Since the Great Recession, and among the world’s richest economies, pay growth in the UK has been historically weak. The Economist magazine reported on 20th April that the pay squeeze in the UK has eased during the last year or two, but is by no means over.
Nominal wages are now growing at around 3.5% year, while real wages (adjusted for inflation) are growing at 1.5%. In a way, this slight improvement is to be expected, with employment at a high level and unemployment relatively low, creating a tightening labour market, and shifting bargaining power from employers towards workers.
Another piece of good news is that more of the jobs now being created have higher pay. To put it another way, the composition of the workforce is changing. As The Economist put it, “strawberry-pickers have made way for stock-pickers”. Continue reading →
British workers are suffering, with little to show for it. As Sarah O’Connor writes in last Wednesday’s FT: “[they] are working harder than at any time in the past 25 years, to tighter deadlines and with less autonomy. Medical research shows a link between “high strain” jobs, which combine high pressure with a lack of control, and cardiovascular disease, musculoskeletal problems, stress and depression.” She notes that the recent World Mental Health Day brought news of employer initiatives to combat workplace exhaustion. But will this be enough? Continue reading →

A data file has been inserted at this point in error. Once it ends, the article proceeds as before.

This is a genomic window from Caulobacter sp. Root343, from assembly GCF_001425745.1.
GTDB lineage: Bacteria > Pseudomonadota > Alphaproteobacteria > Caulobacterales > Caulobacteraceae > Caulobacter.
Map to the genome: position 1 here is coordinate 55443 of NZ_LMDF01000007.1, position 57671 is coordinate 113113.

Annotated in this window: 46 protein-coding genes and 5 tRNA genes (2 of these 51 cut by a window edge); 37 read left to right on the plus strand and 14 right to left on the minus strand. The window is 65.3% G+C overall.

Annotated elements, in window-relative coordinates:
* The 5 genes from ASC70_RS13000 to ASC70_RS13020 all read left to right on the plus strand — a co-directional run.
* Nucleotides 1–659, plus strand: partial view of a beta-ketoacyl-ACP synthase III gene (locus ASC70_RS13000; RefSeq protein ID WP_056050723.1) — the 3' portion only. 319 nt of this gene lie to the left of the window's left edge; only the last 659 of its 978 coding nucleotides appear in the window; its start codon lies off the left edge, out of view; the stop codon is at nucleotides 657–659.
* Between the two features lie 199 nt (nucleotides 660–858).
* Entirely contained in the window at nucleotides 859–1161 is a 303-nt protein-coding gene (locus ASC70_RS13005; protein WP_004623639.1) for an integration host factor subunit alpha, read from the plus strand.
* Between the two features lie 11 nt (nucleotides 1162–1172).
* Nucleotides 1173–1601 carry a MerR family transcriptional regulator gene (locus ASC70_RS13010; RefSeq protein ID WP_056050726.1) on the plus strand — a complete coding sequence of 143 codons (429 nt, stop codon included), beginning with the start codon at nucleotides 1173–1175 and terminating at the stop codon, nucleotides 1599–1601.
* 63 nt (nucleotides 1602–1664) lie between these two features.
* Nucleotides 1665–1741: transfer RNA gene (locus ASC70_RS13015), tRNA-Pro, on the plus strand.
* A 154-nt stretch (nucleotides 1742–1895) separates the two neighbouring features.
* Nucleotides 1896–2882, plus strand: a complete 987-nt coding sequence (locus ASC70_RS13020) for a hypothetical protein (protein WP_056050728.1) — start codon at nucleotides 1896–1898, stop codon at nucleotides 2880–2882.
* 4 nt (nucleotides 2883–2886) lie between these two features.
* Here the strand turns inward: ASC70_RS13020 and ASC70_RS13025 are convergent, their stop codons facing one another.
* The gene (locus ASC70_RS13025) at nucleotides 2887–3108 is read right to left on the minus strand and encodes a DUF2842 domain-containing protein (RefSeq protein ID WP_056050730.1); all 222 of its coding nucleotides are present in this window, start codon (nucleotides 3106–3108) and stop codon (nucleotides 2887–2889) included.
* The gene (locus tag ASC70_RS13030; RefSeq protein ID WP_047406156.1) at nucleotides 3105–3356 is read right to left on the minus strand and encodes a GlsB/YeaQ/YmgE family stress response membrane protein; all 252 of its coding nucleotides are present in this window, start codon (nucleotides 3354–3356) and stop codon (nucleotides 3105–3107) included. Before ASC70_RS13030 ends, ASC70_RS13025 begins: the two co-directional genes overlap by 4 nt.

The Observer’s Will Hutton calls for the reinvention of trade unions in the UK (article link below). The labour market continues to change, and workers need effective representation. The balance of power between capital and labour is a key relationship in a capitalist economy, and the dramatic rise of self-employment and the gig economy demand that unions respond.
Here is a useful extract from a recent piece in The Economist magazine on the economics of immigration. Surprisingly for this free market-oriented publication, which often emphasizes individual freedom in its analysis, they highlight the importance of structural factors in boosting the earning power of immigrants:
“Workers who migrate from poor countries to rich ones typically earn vastly more than they could have in their country of origin. In a paper published in 2009, economists estimated the “place premium” a foreign worker could earn in America relative to the income of an identical worker in his native country. The figures are eye-popping. A Mexican worker can expect to earn more than 2.5 times her Mexican wage, in PPP-adjusted dollars, in America. The multiple for Haitian workers is over 10; for Yemenis it is 15.
No matter how hard a Haitian worker labours, he cannot create around him the institutions, infrastructure and skilled population within which American workers do their jobs. By moving, he gains access to all that at a stroke, which massively boosts the value of his work, whether he is a software engineer or a plumber. ”
‘The best policy’, The Economist, March 18th 2017, p.74